“To have firms like that, that now have much, much easier access back and forth, frankly it makes our location all that more integral to the operation because it’s a simpler connect now,” Thelen says.

He added: “That simple flight makes a big, big difference.”

And even homegrown startups can take advantage. They can get twice as much done on recruiting trips from the valley, whether they are looking for talent or financing.

Davidson, the CEO at Flywheel, says the increased connectivity will indeed make a big difference for local companies raising money. There still remains a lot of work to put Omaha “on the map” with more sources of local capital and slowing the export of the state’s top technology talent, to name a few.

“I don’t know that you’re able to look at [direct flights to San Francisco] and say, ‘Hey, look, we solved the problem,’” he says. “I think there’s 50 things that are contributing, and what you really want to do is, just one at a time, start whittling away.”

Visit omahachamber.org for more information.

This article was printed in the Spring 2017 edition of B2B.

Travel Dreams, By Design

July 12, 2016 by

There are no tickets required for this travel adventure.

On a busy corner inside The Shops of Legacy, you’ll find a quiet spot to explore, relax, and plan your next vacation. Or not. At Travel Design Lounge, everyone is welcome, not just those who have a destination in mind.

On a chilly and rainy March evening, the bright, comfortable chairs and travel scenes playing across four TV screens invite guests to linger and dream a  while. Artwork encourages visitors to “Get tripsy.” Menu choices are simple but enticing: light appetizers like hummus and lahvosh or a meat and cheese platter. There’s an assortment of chocolates. The treats can be partnered with international beer and/or wine options or a decadent café latte. When the weather is nicer, a large outdoor café area beckons.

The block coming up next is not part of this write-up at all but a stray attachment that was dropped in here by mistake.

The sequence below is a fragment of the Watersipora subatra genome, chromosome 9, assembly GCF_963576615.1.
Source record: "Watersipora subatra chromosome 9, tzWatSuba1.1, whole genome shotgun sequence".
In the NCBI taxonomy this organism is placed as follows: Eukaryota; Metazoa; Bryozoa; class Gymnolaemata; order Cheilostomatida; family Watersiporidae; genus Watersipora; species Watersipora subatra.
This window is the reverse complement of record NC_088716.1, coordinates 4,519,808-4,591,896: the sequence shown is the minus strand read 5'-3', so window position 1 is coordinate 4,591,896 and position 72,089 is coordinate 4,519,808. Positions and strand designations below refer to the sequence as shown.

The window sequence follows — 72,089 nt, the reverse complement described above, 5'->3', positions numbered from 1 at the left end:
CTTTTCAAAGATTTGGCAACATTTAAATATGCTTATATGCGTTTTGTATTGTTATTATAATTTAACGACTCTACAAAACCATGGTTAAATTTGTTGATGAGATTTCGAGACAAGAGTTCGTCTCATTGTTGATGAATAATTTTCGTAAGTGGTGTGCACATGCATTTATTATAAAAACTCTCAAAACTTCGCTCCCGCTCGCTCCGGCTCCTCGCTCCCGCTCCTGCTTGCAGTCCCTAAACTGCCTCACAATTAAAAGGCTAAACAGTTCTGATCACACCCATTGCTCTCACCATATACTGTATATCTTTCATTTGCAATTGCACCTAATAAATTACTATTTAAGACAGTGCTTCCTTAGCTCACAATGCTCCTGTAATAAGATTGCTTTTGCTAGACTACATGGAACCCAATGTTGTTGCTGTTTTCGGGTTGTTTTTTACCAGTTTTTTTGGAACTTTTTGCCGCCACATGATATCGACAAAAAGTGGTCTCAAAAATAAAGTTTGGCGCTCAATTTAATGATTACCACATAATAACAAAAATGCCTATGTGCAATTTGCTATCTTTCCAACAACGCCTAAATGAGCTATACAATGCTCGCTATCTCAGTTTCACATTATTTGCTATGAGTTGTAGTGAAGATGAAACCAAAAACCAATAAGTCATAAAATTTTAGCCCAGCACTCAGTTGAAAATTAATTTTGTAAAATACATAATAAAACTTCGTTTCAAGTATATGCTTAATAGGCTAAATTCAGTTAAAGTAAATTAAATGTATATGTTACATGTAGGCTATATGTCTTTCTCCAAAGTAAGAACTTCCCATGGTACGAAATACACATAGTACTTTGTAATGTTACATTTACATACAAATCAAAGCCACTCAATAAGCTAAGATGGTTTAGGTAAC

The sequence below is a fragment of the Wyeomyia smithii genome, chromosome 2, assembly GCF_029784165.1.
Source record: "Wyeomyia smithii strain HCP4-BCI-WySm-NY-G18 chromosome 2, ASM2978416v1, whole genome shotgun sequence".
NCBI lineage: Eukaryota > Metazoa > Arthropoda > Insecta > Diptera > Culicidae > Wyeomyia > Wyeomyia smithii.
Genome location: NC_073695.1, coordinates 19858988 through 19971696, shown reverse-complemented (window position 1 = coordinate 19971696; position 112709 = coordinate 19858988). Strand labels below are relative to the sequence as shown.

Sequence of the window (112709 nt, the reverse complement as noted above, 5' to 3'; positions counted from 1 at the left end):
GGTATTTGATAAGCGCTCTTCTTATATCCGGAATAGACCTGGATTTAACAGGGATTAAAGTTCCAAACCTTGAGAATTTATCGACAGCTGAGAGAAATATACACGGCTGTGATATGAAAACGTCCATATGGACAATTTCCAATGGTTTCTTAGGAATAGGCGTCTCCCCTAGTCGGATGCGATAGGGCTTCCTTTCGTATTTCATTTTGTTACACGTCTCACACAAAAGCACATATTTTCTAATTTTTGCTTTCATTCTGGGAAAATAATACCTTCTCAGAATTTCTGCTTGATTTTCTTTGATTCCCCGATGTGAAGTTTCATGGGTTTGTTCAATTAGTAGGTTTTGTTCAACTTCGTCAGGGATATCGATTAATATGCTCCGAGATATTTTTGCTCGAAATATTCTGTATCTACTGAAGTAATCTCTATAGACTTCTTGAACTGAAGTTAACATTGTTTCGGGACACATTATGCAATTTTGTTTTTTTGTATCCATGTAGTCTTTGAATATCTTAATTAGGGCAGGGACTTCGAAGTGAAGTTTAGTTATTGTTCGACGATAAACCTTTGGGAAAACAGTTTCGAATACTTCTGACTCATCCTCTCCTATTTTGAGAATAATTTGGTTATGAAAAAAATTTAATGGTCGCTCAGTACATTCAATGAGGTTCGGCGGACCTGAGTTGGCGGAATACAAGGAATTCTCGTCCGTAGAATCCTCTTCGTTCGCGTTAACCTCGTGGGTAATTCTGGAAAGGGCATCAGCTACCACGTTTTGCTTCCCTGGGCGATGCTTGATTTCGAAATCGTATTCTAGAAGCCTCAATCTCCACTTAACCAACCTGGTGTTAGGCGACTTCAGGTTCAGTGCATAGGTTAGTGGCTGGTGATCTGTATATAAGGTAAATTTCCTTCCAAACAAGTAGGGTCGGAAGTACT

Shelby Goodrum has managed the bar at Travel Design Lounge since it opened in October of 2015. She enjoys the vacation stories that are starting to roll in.

Travel-Design-Lounge2“We had a group of ladies who went to London, lots of people who traveled to Mexico and the Caribbean over the winter, and a very excited couple who just came back from Hawaii,” she says. “They are all eager to come back, show their pictures, and tell us how it went!”

Travel and Transport opened Travel Design Lounge to make their experts more accessible to people.

“Some people are just intimidated by a traditional agency,” says Michelle Holmes, general manager of Travel and Transport. “But they may not have the expertise to plan their travel just using online tools. Travel Design Lounge fixes that. Plus, this offers a relaxed atmosphere for friends and family to plan together. ”

Goodrum says travel bloggers have already scheduled meetings at the lounge, and the company is adding theme nights to attract groups of people interested in similar locations.

“Plus, we’ll have advisers here to show them how they can turn the discussion into a terrific vacation!”

There was a time when nearly all travel required a call to a travel agency, or directly to the airlines, to arrange the details. Now, an entire generation cannot conceptualize the idea of leaving a computer screen to order tickets. Once online ticketing became available in 1995, passengers flocked to the convenience of booking their travel at home or the office that way.

Holmes says nothing can replace the experience of having a travel adviser on your side.

“Advisers are your advocate.,” she says. “It doesn’t cost extra, but travel advisers will back you up if you get stuck somewhere, make sure you have a great place to stay, and can send you places with deals you can’t find online. Plus, they’ll customize the search especially for your needs and take care of the planning so you can truly relax and enjoy your trip.”

Who doesn’t dream of getting away from it all, at least for a little while? Holmes certainly does. “Everyone is inspired by travel. What’s so great about Travel Design Lounge is that you don’t have to come in with a plan in mind—or even an agenda. You can just grab a friend or two, have a nice glass of wine, and consider the possibilities.” B2B

Visit traveldesignlounge.com for more information

l-r Michelle Holmes and Shelby Goodrum

l-r Michelle Holmes and Shelby Goodrum